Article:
A Map to Planning Retrofits in Multifamily Buildings

February 7, 2013 | John Miller

Building performance policies have taken crucial steps toward making energy performance information available to the real estate marketplace. But practical hurdles remain, especially in multifamily buildings—a challenge described in greater detail in IMT’s recent report on benchmarking and disclosure in the multifamily sector.

For owners of multifamily properties, stubborn barriers include finding financing opportunities that reward owners for improving performance. One idea to tackle that problem is to integrate building energy performance into bank underwriting, which could get the attention of reluctant owners by assigning value to green features.

The nation’s largest multifamily underwriter, Fannie Mae, has recently undertaken such an effort, launching its Green Refinance Plus Program. Under the program—which closed its first deal in April 2012—eligible buildings coming up for refinance will be able to stretch traditional lending ratios to encourage green renovations. What this means for applicants is that traditional  Loan to Value (LTV) requirements can be  pushed upward from 80% to 85% of asset value. Buildings have to be greater than 10 years old and meet Fannie Mae multifamily affordable housing income and rent restrictions.

Under the program, debt service coverage ratios (DSCR), which represent a ratio of a building’s annual cash flow to what it owes the bank, can also be lowered to 1.15 from standard 1.20 requirements. Thus a building’s cash flow can be as low as $1.15 for every dollar it owes on its mortgage, instead of $1.20. For borrowers, five percent of refinance loan proceeds must be applied to property renovation or energy retrofit.

Aside from tying green features into refinance in multifamily space, the program’s greatest innovation may be how it also requires owners to measure and track energy use over the loan term. For participants in the program, Fannie Mae requires an energy audit and ongoing reporting on performance in Energy Star’s Portfolio Manager.

In Fannie Mae’s program, the required energy audit is done as part of the Green Physical Needs Assessment (GPNA). The GPNA adds a wrinkle to the traditional Physical Needs Assessment—a standard requirement in commercial real estate due diligence, which lenders commission from a third-party consultant when buying or refinancing a building.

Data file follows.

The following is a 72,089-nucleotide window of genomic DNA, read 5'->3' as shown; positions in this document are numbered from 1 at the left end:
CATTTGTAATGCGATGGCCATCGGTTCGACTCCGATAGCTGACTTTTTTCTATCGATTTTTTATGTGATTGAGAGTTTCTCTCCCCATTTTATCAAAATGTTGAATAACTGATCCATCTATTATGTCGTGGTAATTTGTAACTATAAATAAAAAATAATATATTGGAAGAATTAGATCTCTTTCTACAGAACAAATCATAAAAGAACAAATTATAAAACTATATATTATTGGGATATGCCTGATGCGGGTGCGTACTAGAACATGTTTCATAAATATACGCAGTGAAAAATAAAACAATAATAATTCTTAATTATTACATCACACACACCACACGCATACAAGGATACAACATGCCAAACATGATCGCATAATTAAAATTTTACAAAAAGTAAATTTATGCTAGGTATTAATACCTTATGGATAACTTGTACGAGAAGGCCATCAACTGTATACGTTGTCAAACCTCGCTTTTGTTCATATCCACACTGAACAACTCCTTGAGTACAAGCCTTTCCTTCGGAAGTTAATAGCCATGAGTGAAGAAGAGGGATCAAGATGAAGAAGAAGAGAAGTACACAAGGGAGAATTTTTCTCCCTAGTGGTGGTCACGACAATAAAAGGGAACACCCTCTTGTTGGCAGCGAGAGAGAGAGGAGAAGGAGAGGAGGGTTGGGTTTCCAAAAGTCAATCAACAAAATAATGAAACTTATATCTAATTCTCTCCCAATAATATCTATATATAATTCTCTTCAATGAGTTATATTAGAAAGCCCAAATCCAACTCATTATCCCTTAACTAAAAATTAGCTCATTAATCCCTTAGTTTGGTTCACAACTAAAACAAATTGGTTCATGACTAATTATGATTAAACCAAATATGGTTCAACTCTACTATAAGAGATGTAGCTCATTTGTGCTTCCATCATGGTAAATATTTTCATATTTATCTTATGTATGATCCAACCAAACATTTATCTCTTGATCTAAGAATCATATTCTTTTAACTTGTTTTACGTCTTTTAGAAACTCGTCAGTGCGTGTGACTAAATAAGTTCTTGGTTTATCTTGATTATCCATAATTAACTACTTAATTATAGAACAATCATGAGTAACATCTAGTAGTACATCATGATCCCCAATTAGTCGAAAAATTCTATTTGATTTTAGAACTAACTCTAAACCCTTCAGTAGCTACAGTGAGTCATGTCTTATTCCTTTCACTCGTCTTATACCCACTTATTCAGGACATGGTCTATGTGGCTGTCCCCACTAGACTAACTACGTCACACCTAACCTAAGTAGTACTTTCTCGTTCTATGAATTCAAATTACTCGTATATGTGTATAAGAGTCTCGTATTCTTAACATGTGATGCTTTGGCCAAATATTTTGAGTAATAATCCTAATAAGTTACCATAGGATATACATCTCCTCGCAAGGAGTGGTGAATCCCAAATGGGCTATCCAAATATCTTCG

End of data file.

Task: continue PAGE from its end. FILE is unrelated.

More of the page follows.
A traditional PNA assesses expected capital costs that will be required during the mortgage term, such as new windows or HVAC equipment, allowing the owner to plan for future expenses and assuring lenders that adequate reserves will be on hand to pay for the improvements.

The GPNA goes a step further, by integrating efficiency measures into the traditional PNA structure. Although it is not required by Fannie Mae, some GPNA contractors integrate an ASHRAE Level II energy audit within the structure of their GPNA product. For each building component the owner is expected to replace during the mortgage term, the GPNA presents multiple products to the owner, including conventional and green options. Where green options require additional investment, GPNA reports present the additional cost, but also project payback on the investment with a variety of metrics. These differ by GPNA contractor but may include simple payback, return on investment (ROI), and net present value for energy and water savings.

As a tool, the GPNA is exciting because it puts building performance into a format that building owners and asset managers understand. For owners accustomed to using a PNA to plan improvements, the green variant provides a trusted format that doubles as a roadmap to achieve higher performance and cost savings.

And while building owners will always be able to fund retrofits during refinance or through third-party companies, the GPNA’s innovation is that it empowers owners to strategically plan for performance over the life of their buildings–when they’re already coming out of pocket for big improvements. In my next blog, I’ll delve further into the details of the GPNA and the potential it offers for building owners.

March 13, 2013: The original blog post has been corrected to indicate that the first Green Refinance Plus deal was completed in April instead of August 2012, and Portfolio Manager was misidentified as a program of DOE instead of Energy Star. Additionally, while ASHRAE Level II audits are incorporated into many GPNA products by third party contractors, ASHRAE Level II audits are not a requirement under Fannie Mae’s GPNA requirements. We regret the errors.

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John Miller

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